Working in the corporate world, I'm really bored of philistines with
their powerpoint presentations using this term, but Unearthly Trance
really have carved a niche in the doom metal genre. Seriously, even though
they get lumped with the extreme doom/sludge bands in the scene, more
so because they tour together, these guys have an undeniable early 80s
influenced sound going on. If you're a fan of Celtic Frost and Venom
and are really big on doom, this is a band that brings it all
together for you. With this established, the band are always redefining
themselves and coming up with albums always better than the previous
2008's Electrocution is no exception. With an amazing
modern-in-a-good-way artwork and slick layout packaged in a nifty
digipack, the album is just plain astonishing after a month's heavy
rotation. With the punk-paced Celtic/Venom influenced angle always in
tandem with slow dirgy doom sound of theirs, the band keeps it
interesting with further refined songwriting and their superlative
delivery, powered by glorious sounding fuzzy guitars, distorted bass,
and often pounding tribal drums with tried and tested anti-religion/god
lyrics and visuals. Fantastic production too.
I must mention, there's going to be a song like Diseased, which renders
all my attempts at pigeonholing their sound futile, with its clean
arpeggiated chords and clean singing parts (done surprisingly well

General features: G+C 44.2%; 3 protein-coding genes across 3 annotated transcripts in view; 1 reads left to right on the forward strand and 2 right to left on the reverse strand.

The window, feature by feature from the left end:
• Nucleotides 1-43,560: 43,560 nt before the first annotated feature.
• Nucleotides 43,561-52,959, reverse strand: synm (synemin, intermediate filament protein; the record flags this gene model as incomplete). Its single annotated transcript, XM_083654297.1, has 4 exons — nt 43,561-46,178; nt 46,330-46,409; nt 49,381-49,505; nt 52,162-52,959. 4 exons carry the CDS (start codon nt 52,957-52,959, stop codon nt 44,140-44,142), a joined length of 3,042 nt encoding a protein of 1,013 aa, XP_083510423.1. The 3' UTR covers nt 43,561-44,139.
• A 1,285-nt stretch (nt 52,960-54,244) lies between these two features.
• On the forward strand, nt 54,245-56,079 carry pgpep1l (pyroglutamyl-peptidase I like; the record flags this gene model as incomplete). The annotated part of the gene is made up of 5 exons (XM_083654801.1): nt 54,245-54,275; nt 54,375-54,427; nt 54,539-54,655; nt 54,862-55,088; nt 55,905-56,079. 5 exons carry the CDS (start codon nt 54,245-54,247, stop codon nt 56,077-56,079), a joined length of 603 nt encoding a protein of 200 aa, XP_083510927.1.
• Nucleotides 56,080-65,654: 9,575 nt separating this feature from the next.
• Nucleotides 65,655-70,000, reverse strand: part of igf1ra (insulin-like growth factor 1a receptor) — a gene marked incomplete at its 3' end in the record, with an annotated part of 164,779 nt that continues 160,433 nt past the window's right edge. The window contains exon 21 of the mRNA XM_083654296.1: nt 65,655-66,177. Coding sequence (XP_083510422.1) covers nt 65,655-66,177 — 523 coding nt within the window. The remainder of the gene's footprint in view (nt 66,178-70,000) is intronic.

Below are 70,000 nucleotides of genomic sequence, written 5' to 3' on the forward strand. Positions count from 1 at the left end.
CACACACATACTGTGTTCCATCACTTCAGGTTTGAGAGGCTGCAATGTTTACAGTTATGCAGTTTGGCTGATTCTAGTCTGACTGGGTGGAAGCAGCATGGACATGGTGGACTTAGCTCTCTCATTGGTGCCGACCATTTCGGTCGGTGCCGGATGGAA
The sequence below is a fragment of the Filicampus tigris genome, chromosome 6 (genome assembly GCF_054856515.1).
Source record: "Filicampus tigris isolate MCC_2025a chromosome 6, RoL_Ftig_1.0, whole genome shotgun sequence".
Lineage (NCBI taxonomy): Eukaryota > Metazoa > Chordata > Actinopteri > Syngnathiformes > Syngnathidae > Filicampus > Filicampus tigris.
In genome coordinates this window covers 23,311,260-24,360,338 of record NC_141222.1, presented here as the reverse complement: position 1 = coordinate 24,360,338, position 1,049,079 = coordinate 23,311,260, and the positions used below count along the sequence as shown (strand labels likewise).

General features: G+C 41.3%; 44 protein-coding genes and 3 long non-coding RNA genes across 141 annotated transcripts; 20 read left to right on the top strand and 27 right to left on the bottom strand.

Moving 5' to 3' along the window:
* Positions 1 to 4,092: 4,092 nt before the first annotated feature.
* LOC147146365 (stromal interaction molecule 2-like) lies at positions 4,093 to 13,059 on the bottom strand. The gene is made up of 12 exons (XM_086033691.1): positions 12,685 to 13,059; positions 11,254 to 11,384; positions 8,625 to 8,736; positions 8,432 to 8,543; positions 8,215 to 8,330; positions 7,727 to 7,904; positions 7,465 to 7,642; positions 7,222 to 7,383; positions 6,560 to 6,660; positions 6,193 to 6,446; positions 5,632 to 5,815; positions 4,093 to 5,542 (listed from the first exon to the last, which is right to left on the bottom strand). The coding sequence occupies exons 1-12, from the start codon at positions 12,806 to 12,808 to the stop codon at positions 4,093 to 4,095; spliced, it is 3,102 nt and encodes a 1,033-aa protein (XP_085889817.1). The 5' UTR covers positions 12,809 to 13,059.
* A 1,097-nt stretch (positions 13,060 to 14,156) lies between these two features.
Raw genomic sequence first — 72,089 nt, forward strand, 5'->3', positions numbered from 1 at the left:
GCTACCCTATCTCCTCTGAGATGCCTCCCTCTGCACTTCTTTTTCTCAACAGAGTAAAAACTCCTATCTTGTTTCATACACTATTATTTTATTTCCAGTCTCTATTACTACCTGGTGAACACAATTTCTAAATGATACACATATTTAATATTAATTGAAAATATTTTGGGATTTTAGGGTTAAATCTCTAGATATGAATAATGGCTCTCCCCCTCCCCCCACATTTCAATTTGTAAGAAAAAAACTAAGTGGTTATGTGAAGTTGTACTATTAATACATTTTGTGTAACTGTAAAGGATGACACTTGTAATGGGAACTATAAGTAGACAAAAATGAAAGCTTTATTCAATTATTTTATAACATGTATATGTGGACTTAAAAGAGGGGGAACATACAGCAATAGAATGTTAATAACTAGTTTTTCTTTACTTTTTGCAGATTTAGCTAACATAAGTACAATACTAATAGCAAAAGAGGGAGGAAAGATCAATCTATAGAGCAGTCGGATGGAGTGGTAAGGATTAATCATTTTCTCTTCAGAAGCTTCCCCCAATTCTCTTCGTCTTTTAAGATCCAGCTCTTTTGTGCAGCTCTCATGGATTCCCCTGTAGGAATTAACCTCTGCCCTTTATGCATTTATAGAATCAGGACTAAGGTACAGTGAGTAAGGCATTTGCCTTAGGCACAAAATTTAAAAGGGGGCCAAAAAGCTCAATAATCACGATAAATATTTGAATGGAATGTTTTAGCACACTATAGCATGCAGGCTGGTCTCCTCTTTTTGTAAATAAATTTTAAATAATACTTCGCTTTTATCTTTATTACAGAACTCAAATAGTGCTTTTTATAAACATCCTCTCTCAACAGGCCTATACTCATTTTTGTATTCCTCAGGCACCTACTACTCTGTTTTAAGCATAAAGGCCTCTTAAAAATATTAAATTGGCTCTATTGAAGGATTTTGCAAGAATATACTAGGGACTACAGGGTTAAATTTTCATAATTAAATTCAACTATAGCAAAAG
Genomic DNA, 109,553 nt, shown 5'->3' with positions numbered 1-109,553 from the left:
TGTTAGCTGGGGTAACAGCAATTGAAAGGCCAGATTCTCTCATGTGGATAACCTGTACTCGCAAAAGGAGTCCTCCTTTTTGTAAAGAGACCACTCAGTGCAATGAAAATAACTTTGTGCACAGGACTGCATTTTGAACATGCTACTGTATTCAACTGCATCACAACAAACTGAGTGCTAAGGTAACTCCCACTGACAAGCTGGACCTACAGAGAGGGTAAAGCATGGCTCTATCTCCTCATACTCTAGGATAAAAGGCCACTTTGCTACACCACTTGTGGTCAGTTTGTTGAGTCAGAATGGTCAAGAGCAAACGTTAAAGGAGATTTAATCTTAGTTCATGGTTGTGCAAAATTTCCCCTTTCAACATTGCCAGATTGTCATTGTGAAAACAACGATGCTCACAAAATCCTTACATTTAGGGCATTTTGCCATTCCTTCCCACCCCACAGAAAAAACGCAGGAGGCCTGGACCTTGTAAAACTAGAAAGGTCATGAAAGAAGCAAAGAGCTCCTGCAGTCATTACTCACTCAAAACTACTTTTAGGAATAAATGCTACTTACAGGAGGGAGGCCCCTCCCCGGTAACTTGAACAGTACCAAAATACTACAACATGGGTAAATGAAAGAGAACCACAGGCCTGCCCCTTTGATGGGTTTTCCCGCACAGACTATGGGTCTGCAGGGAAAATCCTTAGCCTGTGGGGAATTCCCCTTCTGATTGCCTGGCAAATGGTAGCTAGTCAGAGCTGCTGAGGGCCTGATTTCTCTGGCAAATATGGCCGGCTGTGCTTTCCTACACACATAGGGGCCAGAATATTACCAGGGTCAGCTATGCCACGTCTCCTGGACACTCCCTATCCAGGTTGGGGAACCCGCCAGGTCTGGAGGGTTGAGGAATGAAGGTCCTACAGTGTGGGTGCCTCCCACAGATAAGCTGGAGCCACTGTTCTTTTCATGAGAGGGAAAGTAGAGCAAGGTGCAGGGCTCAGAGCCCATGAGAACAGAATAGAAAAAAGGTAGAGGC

too). Vocals are supplied by the guitarist Rion Lipynsky and he seems
to do the percussive screams often with intonation, and with clean
singing every now and then, things are always very powerful. He'd
occasionally come across sounding like a southern sludge guy too.
picks of the album are in the second half. Burn You Insane is your text
book Unearthly Trance song and would be a perfect track to have a
newbie start off with. Added bonus would be the cool noisy outro.
album closer Distant Roads Overgrown boasts two of the best riffs of the
album. The band goes nuts around the 4 minute mark with the drummer
going all 70s on us with his rolls, and guitars doing the
noise-feedback thing, before doing their most ferocious and thrashy bit
on the album yet. Of course, it all slows down to our typical doom pace,
but then the band would do those pounding drums again accompanying the
clean guitars and then get to that awesome heavy-as-fuck riff once
more. Another lesson in great dynamics in songwriting. It's clearly
over the eight minute mark before the noisy indulgence of an outro
kicks in, but it certainly doesn't feel so. Longest song of the album,
but the whole damn thing is cool like that. Not an easy listen, but this is their best yet.
Screw the naysayers, Relapse is still putting out good albums every year.
Year of Release: 2008